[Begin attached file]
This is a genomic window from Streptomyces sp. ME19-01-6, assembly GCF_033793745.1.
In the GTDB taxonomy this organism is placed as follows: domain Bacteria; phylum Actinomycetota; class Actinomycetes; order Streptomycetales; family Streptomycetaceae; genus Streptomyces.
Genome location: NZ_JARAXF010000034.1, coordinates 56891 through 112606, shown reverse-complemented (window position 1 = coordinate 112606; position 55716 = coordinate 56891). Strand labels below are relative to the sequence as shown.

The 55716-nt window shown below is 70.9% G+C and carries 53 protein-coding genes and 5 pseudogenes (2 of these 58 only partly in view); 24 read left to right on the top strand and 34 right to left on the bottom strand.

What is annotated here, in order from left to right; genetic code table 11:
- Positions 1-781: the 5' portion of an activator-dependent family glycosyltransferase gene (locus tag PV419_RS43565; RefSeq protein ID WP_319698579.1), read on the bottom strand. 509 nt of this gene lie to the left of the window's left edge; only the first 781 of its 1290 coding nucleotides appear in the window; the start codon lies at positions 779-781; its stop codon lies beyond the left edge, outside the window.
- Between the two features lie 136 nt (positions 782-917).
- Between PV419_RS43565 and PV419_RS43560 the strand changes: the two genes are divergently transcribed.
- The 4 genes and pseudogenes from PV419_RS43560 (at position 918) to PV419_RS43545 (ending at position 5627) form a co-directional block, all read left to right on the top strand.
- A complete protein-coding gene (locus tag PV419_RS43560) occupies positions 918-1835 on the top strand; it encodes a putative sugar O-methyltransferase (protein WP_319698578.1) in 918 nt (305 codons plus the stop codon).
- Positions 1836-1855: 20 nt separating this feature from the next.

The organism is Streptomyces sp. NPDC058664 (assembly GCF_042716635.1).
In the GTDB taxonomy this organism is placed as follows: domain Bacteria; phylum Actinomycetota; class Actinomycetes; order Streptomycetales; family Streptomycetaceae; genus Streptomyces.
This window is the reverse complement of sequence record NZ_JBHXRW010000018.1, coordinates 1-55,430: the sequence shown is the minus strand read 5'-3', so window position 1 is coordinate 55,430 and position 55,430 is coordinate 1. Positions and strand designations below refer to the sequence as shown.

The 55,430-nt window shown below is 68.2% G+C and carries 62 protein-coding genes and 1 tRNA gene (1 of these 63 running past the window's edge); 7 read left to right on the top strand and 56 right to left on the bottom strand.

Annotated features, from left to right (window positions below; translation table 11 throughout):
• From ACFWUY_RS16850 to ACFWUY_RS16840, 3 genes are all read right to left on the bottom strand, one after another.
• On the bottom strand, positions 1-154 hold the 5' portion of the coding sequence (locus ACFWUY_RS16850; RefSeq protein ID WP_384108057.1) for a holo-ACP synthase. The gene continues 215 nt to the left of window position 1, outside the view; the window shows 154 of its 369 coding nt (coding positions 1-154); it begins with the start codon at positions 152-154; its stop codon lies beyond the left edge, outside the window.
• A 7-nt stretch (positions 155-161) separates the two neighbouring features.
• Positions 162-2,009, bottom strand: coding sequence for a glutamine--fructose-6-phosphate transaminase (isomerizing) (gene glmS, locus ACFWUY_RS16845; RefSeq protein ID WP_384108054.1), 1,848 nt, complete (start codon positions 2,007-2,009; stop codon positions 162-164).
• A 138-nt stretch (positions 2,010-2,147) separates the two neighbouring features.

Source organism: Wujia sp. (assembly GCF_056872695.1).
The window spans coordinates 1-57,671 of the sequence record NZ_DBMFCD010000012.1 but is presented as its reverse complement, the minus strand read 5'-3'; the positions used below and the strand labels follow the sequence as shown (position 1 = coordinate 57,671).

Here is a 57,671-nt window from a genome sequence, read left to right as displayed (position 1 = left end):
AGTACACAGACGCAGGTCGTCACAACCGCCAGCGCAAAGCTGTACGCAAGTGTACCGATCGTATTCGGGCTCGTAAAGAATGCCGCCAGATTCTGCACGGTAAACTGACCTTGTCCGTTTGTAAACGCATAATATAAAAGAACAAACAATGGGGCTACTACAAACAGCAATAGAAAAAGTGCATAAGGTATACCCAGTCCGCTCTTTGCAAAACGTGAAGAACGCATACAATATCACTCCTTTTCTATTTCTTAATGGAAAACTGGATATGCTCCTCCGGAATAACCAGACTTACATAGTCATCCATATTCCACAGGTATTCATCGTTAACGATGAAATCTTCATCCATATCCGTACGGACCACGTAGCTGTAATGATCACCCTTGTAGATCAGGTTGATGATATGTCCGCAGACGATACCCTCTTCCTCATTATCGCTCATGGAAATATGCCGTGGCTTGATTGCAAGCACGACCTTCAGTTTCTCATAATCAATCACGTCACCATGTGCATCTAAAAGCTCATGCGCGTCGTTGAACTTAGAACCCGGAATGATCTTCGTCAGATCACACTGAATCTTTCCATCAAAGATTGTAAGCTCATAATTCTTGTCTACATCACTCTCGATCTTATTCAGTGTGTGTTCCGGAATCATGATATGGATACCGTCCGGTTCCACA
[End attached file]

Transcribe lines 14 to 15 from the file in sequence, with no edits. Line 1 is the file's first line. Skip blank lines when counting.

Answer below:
This window is the reverse complement of sequence record NZ_JBHXRW010000018.1, coordinates 1-55,430: the sequence shown is the minus strand read 5'-3', so window position 1 is coordinate 55,430 and position 55,430 is coordinate 1. Positions and strand designations below refer to the sequence as shown.

The 55,430-nt window shown below is 68.2% G+C and carries 62 protein-coding genes and 1 tRNA gene (1 of these 63 running past the window's edge); 7 read left to right on the top strand and 56 right to left on the bottom strand.